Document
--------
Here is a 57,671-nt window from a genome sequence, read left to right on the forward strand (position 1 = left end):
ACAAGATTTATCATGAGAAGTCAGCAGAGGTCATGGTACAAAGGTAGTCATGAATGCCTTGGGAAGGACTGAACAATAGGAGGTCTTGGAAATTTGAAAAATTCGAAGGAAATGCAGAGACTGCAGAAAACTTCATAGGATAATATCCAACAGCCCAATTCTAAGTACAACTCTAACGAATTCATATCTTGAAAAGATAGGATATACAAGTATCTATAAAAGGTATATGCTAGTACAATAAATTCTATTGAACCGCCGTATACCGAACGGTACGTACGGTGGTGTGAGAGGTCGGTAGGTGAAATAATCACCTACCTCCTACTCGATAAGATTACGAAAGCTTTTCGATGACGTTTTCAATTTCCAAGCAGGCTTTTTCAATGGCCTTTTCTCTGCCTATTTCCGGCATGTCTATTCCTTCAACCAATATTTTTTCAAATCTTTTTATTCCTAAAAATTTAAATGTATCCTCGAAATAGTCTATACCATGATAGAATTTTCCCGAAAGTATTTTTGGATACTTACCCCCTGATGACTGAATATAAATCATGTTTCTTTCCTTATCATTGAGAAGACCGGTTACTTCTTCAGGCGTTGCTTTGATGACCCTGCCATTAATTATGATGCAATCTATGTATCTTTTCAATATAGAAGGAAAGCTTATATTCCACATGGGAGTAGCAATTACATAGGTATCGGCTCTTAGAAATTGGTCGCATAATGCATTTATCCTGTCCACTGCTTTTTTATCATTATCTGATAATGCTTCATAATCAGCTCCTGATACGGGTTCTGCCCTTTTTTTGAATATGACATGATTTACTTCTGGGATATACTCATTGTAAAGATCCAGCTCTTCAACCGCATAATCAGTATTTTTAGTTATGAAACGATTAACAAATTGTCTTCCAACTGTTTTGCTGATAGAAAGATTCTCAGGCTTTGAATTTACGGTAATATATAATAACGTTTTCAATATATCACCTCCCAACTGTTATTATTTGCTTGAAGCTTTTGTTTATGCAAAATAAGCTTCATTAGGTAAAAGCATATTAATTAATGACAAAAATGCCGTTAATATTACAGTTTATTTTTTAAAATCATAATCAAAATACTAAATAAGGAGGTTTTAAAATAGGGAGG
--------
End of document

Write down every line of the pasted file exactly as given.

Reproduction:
Here is a 57,671-nt window from a genome sequence, read left to right on the forward strand (position 1 = left end):
ACAAGATTTATCATGAGAAGTCAGCAGAGGTCATGGTACAAAGGTAGTCATGAATGCCTTGGGAAGGACTGAACAATAGGAGGTCTTGGAAATTTGAAAAATTCGAAGGAAATGCAGAGACTGCAGAAAACTTCATAGGATAATATCCAACAGCCCAATTCTAAGTACAACTCTAACGAATTCATATCTTGAAAAGATAGGATATACAAGTATCTATAAAAGGTATATGCTAGTACAATAAATTCTATTGAACCGCCGTATACCGAACGGTACGTACGGTGGTGTGAGAGGTCGGTAGGTGAAATAATCACCTACCTCCTACTCGATAAGATTACGAAAGCTTTTCGATGACGTTTTCAATTTCCAAGCAGGCTTTTTCAATGGCCTTTTCTCTGCCTATTTCCGGCATGTCTATTCCTTCAACCAATATTTTTTCAAATCTTTTTATTCCTAAAAATTTAAATGTATCCTCGAAATAGTCTATACCATGATAGAATTTTCCCGAAAGTATTTTTGGATACTTACCCCCTGATGACTGAATATAAATCATGTTTCTTTCCTTATCATTGAGAAGACCGGTTACTTCTTCAGGCGTTGCTTTGATGACCCTGCCATTAATTATGATGCAATCTATGTATCTTTTCAATATAGAAGGAAAGCTTATATTCCACATGGGAGTAGCAATTACATAGGTATCGGCTCTTAGAAATTGGTCGCATAATGCATTTATCCTGTCCACTGCTTTTTTATCATTATCTGATAATGCTTCATAATCAGCTCCTGATACGGGTTCTGCCCTTTTTTTGAATATGACATGATTTACTTCTGGGATATACTCATTGTAAAGATCCAGCTCTTCAACCGCATAATCAGTATTTTTAGTTATGAAACGATTAACAAATTGTCTTCCAACTGTTTTGCTGATAGAAAGATTCTCAGGCTTTGAATTTACGGTAATATATAATAACGTTTTCAATATATCACCTCCCAACTGTTATTATTTGCTTGAAGCTTTTGTTTATGCAAAATAAGCTTCATTAGGTAAAAGCATATTAATTAATGACAAAAATGCCGTTAATATTACAGTTTATTTTTTAAAATCATAATCAAAATACTAAATAAGGAGGTTTTAAAATAGGGAGG